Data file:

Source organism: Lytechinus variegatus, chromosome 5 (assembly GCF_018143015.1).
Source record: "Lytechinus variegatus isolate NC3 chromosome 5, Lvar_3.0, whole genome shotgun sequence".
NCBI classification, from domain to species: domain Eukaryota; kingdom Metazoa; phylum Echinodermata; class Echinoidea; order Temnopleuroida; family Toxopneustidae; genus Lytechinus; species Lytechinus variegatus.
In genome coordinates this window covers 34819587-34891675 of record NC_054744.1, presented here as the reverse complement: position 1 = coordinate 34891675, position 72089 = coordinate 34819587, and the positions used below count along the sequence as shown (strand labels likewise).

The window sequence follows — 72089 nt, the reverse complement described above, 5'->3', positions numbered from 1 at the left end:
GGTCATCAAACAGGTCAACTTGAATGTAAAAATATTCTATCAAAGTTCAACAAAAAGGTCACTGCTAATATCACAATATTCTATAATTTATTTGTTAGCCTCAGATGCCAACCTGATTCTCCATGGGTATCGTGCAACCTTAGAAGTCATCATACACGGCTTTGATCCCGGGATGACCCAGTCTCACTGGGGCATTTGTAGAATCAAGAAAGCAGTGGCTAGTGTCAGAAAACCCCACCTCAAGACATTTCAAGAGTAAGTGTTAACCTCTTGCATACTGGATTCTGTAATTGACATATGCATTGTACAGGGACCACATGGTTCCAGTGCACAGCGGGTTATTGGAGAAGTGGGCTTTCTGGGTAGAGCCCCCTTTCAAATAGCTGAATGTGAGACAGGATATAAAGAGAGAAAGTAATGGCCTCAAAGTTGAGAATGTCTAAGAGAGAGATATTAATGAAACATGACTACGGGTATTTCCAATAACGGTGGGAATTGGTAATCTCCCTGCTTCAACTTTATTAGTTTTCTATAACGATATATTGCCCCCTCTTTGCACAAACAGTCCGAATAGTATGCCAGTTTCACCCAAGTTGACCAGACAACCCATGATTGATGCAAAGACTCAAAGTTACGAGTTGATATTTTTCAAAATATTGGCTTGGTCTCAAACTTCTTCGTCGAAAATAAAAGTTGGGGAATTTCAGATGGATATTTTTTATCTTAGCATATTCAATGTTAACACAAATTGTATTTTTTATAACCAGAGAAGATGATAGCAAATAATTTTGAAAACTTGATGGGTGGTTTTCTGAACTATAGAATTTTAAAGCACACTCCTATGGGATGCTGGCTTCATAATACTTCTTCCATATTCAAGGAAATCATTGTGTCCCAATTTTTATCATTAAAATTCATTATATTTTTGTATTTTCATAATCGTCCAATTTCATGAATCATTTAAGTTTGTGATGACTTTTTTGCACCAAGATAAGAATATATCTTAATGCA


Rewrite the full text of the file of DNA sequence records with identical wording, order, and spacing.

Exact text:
Source organism: Lytechinus variegatus, chromosome 5 (assembly GCF_018143015.1).
Source record: "Lytechinus variegatus isolate NC3 chromosome 5, Lvar_3.0, whole genome shotgun sequence".
NCBI classification, from domain to species: domain Eukaryota; kingdom Metazoa; phylum Echinodermata; class Echinoidea; order Temnopleuroida; family Toxopneustidae; genus Lytechinus; species Lytechinus variegatus.
In genome coordinates this window covers 34819587-34891675 of record NC_054744.1, presented here as the reverse complement: position 1 = coordinate 34891675, position 72089 = coordinate 34819587, and the positions used below count along the sequence as shown (strand labels likewise).

The window sequence follows — 72089 nt, the reverse complement described above, 5'->3', positions numbered from 1 at the left end:
GGTCATCAAACAGGTCAACTTGAATGTAAAAATATTCTATCAAAGTTCAACAAAAAGGTCACTGCTAATATCACAATATTCTATAATTTATTTGTTAGCCTCAGATGCCAACCTGATTCTCCATGGGTATCGTGCAACCTTAGAAGTCATCATACACGGCTTTGATCCCGGGATGACCCAGTCTCACTGGGGCATTTGTAGAATCAAGAAAGCAGTGGCTAGTGTCAGAAAACCCCACCTCAAGACATTTCAAGAGTAAGTGTTAACCTCTTGCATACTGGATTCTGTAATTGACATATGCATTGTACAGGGACCACATGGTTCCAGTGCACAGCGGGTTATTGGAGAAGTGGGCTTTCTGGGTAGAGCCCCCTTTCAAATAGCTGAATGTGAGACAGGATATAAAGAGAGAAAGTAATGGCCTCAAAGTTGAGAATGTCTAAGAGAGAGATATTAATGAAACATGACTACGGGTATTTCCAATAACGGTGGGAATTGGTAATCTCCCTGCTTCAACTTTATTAGTTTTCTATAACGATATATTGCCCCCTCTTTGCACAAACAGTCCGAATAGTATGCCAGTTTCACCCAAGTTGACCAGACAACCCATGATTGATGCAAAGACTCAAAGTTACGAGTTGATATTTTTCAAAATATTGGCTTGGTCTCAAACTTCTTCGTCGAAAATAAAAGTTGGGGAATTTCAGATGGATATTTTTTATCTTAGCATATTCAATGTTAACACAAATTGTATTTTTTATAACCAGAGAAGATGATAGCAAATAATTTTGAAAACTTGATGGGTGGTTTTCTGAACTATAGAATTTTAAAGCACACTCCTATGGGATGCTGGCTTCATAATACTTCTTCCATATTCAAGGAAATCATTGTGTCCCAATTTTTATCATTAAAATTCATTATATTTTTGTATTTTCATAATCGTCCAATTTCATGAATCATTTAAGTTTGTGATGACTTTTTTGCACCAAGATAAGAATATATCTTAATGCA